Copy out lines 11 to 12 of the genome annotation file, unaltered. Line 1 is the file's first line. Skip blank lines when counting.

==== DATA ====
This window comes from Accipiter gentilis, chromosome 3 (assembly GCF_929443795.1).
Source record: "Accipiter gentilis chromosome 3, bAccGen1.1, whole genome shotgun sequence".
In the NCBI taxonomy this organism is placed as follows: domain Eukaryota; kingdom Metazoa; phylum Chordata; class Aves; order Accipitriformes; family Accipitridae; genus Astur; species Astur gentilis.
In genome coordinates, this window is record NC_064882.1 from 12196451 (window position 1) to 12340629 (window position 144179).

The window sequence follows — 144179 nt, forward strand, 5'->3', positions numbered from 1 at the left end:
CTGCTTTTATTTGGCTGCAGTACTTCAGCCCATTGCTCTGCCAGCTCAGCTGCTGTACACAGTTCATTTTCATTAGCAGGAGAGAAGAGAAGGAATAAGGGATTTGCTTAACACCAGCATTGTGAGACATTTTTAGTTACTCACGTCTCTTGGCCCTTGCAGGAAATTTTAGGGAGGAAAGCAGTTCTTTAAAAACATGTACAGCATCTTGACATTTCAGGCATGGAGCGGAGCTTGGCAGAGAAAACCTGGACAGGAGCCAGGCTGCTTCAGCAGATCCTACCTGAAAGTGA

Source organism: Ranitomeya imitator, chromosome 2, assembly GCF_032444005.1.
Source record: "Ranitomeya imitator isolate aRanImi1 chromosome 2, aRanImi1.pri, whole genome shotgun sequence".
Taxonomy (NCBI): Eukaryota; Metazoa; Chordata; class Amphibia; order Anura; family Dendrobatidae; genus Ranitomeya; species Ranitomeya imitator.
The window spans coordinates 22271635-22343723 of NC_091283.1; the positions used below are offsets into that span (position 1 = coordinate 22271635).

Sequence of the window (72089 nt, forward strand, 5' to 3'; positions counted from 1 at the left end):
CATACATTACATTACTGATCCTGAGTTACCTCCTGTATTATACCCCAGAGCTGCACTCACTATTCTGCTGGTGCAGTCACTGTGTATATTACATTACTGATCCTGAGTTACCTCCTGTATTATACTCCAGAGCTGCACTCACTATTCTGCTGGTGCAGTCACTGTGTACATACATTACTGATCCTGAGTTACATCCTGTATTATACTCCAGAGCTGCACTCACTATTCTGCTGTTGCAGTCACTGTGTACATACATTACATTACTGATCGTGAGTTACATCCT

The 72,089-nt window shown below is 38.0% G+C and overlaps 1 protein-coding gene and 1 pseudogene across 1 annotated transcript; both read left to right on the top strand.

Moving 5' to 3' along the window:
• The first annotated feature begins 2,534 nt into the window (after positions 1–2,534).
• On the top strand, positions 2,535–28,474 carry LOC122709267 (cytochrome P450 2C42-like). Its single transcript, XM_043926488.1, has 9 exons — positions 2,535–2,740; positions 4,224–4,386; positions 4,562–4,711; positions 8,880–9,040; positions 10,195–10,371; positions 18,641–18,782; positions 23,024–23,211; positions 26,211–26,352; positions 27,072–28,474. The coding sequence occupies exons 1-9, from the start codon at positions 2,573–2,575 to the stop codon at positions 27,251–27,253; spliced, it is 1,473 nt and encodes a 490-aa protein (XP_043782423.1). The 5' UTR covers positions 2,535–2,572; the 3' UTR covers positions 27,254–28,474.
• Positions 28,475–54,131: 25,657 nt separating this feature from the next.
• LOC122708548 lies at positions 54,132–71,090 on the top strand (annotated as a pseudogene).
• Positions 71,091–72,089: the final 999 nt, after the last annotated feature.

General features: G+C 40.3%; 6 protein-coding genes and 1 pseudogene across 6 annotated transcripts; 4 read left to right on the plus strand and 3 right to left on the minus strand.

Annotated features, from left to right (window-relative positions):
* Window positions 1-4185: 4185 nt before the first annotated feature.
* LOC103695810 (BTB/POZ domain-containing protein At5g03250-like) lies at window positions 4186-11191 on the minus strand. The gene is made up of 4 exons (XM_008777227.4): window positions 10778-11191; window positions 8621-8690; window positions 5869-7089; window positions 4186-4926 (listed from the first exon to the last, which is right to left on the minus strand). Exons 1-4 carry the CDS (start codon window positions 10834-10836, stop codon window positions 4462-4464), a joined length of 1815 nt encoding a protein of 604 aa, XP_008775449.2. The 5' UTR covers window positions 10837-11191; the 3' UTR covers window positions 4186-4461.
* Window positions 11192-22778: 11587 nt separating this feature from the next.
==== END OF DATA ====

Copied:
Sequence of the window (72089 nt, forward strand, 5' to 3'; positions counted from 1 at the left end):
CATACATTACATTACTGATCCTGAGTTACCTCCTGTATTATACCCCAGAGCTGCACTCACTATTCTGCTGGTGCAGTCACTGTGTATATTACATTACTGATCCTGAGTTACCTCCTGTATTATACTCCAGAGCTGCACTCACTATTCTGCTGGTGCAGTCACTGTGTACATACATTACTGATCCTGAGTTACATCCTGTATTATACTCCAGAGCTGCACTCACTATTCTGCTGTTGCAGTCACTGTGTACATACATTACATTACTGATCGTGAGTTACATCCT